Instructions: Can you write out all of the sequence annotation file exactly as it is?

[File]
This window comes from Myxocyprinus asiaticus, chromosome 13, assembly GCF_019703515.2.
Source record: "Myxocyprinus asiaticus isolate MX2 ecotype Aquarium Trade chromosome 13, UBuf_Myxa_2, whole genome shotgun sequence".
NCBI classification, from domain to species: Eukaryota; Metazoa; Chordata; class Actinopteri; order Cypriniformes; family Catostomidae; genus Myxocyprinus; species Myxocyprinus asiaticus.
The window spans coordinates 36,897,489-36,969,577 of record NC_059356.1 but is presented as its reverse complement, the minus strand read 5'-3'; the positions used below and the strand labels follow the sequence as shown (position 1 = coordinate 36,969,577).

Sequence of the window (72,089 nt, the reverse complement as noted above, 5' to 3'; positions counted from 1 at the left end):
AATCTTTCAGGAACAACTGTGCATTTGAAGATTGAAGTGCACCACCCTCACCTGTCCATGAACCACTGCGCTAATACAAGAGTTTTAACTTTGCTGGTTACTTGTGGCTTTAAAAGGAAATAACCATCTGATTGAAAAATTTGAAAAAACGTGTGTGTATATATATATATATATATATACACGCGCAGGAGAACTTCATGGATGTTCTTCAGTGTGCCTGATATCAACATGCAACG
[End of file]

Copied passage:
This window comes from Myxocyprinus asiaticus, chromosome 13, assembly GCF_019703515.2.
Source record: "Myxocyprinus asiaticus isolate MX2 ecotype Aquarium Trade chromosome 13, UBuf_Myxa_2, whole genome shotgun sequence".
NCBI classification, from domain to species: Eukaryota; Metazoa; Chordata; class Actinopteri; order Cypriniformes; family Catostomidae; genus Myxocyprinus; species Myxocyprinus asiaticus.
The window spans coordinates 36,897,489-36,969,577 of record NC_059356.1 but is presented as its reverse complement, the minus strand read 5'-3'; the positions used below and the strand labels follow the sequence as shown (position 1 = coordinate 36,969,577).

Sequence of the window (72,089 nt, the reverse complement as noted above, 5' to 3'; positions counted from 1 at the left end):
AATCTTTCAGGAACAACTGTGCATTTGAAGATTGAAGTGCACCACCCTCACCTGTCCATGAACCACTGCGCTAATACAAGAGTTTTAACTTTGCTGGTTACTTGTGGCTTTAAAAGGAAATAACCATCTGATTGAAAAATTTGAAAAAACGTGTGTGTATATATATATATATATATATACACGCGCAGGAGAACTTCATGGATGTTCTTCAGTGTGCCTGATATCAACATGCAACG